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May 22, 2015

Cells' universal law of change

Analysis of gene expression in growing cells reveals a universal law that governs intracellular changes

Figure 1: A universal law governs the changes in gene expression as cells divide and grow.

Thawatchai Tumwapee/iStock/Thinkstock

The internal workings of a cell involve many molecular components, and the ability to alter all of these components in tandem enables cells to adapt to different conditions. Research by Chikara Furusawa from the RIKEN Quantitative Biology Center and colleagues has now advanced our understanding of how these global changes are controlled by identifying a universal law that governs changes in gene expression as cells grow1.

Furusawa, in collaboration with Kunihiko Kaneko from the University of Tokyo and Tetsuya Yomo from Osaka University, used a technique called transcriptome analysis to measure the expression of thousands of genes across the genome in an attempt to reveal global changes in gene expression. They restricted their analysis to cells with a steady growth rate. This simplified model was based on the assumption that in order to maintain a steady rate of growth, cells must maintain their internal state by globally increasing gene expression. 

This transcriptome analysis enabled the researchers to derive a formula that mathematically describes the global change in gene expression as cells grow. Specifically, they found that the change in the concentration of any intracellular component is related to the overall growth rate of the cell: a cell undergoing steady growth must sustain each of its internal components such that the abundance of all components doubles during each cell-division event.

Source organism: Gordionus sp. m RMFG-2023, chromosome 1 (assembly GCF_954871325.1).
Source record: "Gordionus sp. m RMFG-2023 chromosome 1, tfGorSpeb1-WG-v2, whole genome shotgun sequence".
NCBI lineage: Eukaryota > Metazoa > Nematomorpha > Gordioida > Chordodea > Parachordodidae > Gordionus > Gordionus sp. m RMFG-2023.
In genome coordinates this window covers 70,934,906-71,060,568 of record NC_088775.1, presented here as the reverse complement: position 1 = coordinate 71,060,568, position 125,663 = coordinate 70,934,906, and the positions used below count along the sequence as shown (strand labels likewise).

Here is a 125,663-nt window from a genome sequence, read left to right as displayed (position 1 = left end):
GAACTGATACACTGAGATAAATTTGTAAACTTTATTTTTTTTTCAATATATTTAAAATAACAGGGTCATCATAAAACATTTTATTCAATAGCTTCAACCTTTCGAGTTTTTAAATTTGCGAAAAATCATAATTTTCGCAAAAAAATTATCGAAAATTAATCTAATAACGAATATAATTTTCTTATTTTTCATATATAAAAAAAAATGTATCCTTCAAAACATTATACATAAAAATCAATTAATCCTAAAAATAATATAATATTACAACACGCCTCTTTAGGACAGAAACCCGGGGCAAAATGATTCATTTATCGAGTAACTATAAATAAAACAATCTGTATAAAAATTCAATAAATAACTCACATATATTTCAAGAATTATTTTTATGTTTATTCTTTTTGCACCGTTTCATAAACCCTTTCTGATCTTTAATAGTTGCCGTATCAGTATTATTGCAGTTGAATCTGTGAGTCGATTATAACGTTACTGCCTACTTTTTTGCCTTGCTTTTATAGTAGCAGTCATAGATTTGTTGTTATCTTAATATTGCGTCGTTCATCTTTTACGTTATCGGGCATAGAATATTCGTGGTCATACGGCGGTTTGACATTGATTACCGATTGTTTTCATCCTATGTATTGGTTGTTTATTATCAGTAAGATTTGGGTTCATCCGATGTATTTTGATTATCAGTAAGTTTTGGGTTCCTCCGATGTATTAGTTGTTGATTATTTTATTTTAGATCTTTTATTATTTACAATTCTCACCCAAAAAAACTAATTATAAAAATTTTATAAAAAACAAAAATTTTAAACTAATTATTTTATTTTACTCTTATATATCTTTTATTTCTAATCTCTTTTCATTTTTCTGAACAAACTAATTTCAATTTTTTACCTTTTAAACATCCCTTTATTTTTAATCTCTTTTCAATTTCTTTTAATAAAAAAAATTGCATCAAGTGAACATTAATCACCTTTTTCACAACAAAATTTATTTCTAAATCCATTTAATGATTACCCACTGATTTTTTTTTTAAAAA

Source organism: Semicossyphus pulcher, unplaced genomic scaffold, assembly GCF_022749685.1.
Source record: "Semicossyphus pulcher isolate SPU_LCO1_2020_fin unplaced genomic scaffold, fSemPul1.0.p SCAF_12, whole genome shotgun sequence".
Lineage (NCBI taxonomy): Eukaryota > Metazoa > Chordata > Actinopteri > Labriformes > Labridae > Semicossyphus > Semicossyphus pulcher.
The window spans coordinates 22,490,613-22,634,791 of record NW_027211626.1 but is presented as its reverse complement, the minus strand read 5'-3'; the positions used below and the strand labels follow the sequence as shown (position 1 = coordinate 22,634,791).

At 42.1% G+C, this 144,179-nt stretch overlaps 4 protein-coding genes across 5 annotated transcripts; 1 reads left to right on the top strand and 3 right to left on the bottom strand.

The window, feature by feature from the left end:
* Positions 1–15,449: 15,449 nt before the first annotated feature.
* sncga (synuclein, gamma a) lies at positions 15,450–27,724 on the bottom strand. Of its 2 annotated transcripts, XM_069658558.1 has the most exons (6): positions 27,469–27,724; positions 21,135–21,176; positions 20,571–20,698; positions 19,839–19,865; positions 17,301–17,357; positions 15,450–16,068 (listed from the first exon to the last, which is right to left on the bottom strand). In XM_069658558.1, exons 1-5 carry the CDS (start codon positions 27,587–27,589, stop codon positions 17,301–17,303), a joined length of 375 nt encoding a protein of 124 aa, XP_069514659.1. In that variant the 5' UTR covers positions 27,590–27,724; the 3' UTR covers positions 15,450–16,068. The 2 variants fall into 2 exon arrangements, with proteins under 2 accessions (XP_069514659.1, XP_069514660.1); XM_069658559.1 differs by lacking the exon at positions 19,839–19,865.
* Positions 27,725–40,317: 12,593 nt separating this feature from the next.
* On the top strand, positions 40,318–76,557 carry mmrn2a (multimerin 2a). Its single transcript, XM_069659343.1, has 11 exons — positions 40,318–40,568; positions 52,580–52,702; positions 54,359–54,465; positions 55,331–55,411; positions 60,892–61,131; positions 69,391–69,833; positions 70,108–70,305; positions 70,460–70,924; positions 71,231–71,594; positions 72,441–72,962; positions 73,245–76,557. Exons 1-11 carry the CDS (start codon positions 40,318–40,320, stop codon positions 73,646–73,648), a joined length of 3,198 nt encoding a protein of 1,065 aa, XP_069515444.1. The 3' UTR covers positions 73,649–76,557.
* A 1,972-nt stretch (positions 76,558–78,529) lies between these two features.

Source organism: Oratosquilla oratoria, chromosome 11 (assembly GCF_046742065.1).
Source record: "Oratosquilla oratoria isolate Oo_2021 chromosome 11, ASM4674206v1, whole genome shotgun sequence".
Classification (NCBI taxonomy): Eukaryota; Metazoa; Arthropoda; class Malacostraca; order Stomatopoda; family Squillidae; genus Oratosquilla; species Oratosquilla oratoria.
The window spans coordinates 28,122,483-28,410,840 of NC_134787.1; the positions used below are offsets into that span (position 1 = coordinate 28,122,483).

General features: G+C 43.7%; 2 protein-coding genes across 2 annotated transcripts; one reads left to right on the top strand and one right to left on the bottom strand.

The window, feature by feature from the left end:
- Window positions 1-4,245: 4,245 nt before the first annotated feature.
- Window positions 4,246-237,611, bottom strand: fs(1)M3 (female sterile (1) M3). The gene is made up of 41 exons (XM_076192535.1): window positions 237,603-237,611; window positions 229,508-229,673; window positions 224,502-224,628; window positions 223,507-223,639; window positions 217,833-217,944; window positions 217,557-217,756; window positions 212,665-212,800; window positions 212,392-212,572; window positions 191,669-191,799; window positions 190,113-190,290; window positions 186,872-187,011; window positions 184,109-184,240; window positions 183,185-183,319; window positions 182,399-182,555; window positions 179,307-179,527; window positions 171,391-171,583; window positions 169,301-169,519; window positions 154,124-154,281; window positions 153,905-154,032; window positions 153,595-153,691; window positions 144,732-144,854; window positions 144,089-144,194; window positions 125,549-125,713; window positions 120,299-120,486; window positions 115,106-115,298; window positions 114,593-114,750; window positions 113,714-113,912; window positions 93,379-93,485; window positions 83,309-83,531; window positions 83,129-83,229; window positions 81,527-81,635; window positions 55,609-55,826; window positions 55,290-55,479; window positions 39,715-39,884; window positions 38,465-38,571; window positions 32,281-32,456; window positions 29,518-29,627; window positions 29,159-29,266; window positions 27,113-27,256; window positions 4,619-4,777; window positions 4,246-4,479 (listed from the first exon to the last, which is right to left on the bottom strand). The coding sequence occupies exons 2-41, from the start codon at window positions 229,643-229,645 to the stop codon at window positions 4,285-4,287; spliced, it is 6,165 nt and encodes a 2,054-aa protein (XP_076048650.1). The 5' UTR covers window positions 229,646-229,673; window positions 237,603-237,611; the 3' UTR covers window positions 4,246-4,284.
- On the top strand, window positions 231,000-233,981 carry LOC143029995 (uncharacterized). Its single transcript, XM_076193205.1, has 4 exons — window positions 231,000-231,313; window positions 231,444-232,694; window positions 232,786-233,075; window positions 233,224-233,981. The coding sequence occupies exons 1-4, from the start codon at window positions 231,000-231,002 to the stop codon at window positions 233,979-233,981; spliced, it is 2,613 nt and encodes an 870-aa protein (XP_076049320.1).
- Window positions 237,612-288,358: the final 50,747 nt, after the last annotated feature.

“During adaptation and evolution, the changes in expression of all genes are highly correlated with one another, determined by a common proportion coefficient that is determined by the growth rate of the cell,” explains Furusawa. “Even though there is a huge number of molecular species inside cells, their change is constrained by this very simple law.”

The team tested their theory against real data for the commonly studied bacteria Escherichia coli and found good agreement, demonstrating that their model is biologically sound. Although restricting the model to cells that are growing steadily limits its applicability, Furusawa believes the technique holds promise.

“There are states in which cells do not grow, and ways in which we can characterize such dormant states remain to be discovered,” he explains. “We need to expand our theory to complex biological systems.” 

The researchers are now investigating the evolution of E. coli under various environmental conditions, and they intend to apply the theory to describe the dynamics of adaptive evolution with several macroscopic variables.

“In the future, this approach might enable us to predict changes in adaptation and evolution, which is useful for engineering and medicine,” says Furusawa.

References

  1. Kaneko, K., Furusawa, C. & Yomo, T. Universal relationship in gene-expression changes for cells in steady-growth state. Physical Review X 5, 011014 (2015). doi: 10.1103/PhysRevX.5.011014 (Link)